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Gardening

5 Extraordinary Houseplants For Your Indoor Garden

These green wonders are already a statement on their own

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Photography: @n0t_all_who_wander_are_lost and jessica_chickpea via Instagram (Main Photo)

Whether you're a nature lover, a newbie at gardening, or simply someone with a green thumb, we can't seem to get enough of indoor plants. We aren't at all surprised—aside from beautifying our homes, they represent a little escape from the city life, too. If you are looking into growing a few planters but you've grown tired of the usual succulents and terrariums, here are some new options that you can hunt down at your local weekend market: 

String of Pearls (Senecio rowleyanus)

This unique plant reminiscent of our mom's favorite necklace is actually a crawling succulent that grows best in pots or baskets. It blooms well in warmer climates and doesn't need a lot of watering. However, it needs consistent exposure to light for it to stay healthy. 

Silver Vase Plant (Aechmea fasciata)

Fresh blooms that can double as conversation starters? Silver Vase has got you covered. The stiff, gray-green leaves of this plant combined with its large cluster of pink bracts is enough to wow your friends and family. Don't forget to keep the soil moist to keep new offshoots and pups growing properly.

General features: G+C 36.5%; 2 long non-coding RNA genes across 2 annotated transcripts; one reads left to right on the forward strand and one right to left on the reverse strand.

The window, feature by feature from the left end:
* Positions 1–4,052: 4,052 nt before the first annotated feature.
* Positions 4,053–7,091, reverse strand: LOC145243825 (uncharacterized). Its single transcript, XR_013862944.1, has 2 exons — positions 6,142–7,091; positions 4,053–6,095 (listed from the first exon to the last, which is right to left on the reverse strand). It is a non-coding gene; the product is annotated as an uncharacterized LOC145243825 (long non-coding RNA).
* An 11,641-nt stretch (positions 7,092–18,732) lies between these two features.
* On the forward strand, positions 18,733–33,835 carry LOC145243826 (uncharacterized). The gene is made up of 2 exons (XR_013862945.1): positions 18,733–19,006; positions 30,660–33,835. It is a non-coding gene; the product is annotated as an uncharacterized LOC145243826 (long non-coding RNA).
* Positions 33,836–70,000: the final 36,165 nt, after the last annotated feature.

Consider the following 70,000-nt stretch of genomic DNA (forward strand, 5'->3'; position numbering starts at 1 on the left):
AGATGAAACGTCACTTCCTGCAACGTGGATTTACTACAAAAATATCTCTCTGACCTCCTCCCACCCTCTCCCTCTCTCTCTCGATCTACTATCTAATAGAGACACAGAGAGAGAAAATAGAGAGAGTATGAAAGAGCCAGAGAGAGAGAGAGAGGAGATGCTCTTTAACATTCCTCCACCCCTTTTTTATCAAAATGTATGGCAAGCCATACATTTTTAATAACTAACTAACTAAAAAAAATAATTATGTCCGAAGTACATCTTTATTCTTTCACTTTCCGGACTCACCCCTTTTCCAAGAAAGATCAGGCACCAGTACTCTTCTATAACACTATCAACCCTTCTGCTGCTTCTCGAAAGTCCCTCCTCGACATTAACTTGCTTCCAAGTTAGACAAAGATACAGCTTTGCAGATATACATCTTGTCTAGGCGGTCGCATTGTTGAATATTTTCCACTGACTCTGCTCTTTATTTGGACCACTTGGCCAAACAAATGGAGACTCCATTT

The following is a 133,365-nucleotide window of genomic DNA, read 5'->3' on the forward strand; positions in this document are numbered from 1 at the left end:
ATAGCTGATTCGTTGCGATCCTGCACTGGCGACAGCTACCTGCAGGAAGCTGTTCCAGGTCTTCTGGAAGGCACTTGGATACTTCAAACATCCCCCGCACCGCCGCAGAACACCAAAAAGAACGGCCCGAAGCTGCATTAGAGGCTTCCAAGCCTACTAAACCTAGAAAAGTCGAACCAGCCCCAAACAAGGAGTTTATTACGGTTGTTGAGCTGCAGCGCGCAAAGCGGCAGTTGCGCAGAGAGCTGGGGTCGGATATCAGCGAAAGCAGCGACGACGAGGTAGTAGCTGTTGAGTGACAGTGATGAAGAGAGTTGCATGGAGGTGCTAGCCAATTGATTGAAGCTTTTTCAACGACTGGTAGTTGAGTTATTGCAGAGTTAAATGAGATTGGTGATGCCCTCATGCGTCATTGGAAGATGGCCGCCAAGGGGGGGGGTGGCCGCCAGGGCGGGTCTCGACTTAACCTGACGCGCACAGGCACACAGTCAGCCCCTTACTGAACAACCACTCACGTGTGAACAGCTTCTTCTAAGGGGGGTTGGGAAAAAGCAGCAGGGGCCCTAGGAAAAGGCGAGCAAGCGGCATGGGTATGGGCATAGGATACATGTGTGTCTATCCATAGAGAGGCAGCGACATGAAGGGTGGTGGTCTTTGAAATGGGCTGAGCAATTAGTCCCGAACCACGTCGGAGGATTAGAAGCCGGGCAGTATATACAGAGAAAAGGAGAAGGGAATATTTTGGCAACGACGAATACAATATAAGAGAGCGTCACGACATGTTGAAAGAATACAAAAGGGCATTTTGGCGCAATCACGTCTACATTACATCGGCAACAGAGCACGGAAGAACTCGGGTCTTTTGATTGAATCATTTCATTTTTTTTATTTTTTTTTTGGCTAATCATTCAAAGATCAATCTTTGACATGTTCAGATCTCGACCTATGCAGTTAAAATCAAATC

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Corkscrew Grass (Juncus effusus)

A fun houseplant with twisted and kinky leaves, it can grow to two feet tall if it's well taken care of. Although native to Japan, Corkscrew Grass enjoys the full sun and minimal watering. It's a great choice for base if you are into building dish gardens, too! 

Donkey’s Tail (Sedum morganianum)

Also called the Burro Tail, this plant has stems that can grow to three feet long–making it a great option for hanging decor. While it can withstand most elements, the Donkey's Tail needs careful handling as the stems can be brittle and its leaves detach easily. 

Pencil Cactus (Euphorbia tirucalli)

This striking succulent is a great choice if you like growing plants in containers. As it grows, it develops fire-red stems that show shades of pink, orange, and yellow that become more vibrant during cooler weather. When it comes to maintenance, "firesticks" grow in full sun and dry cactus soil. 

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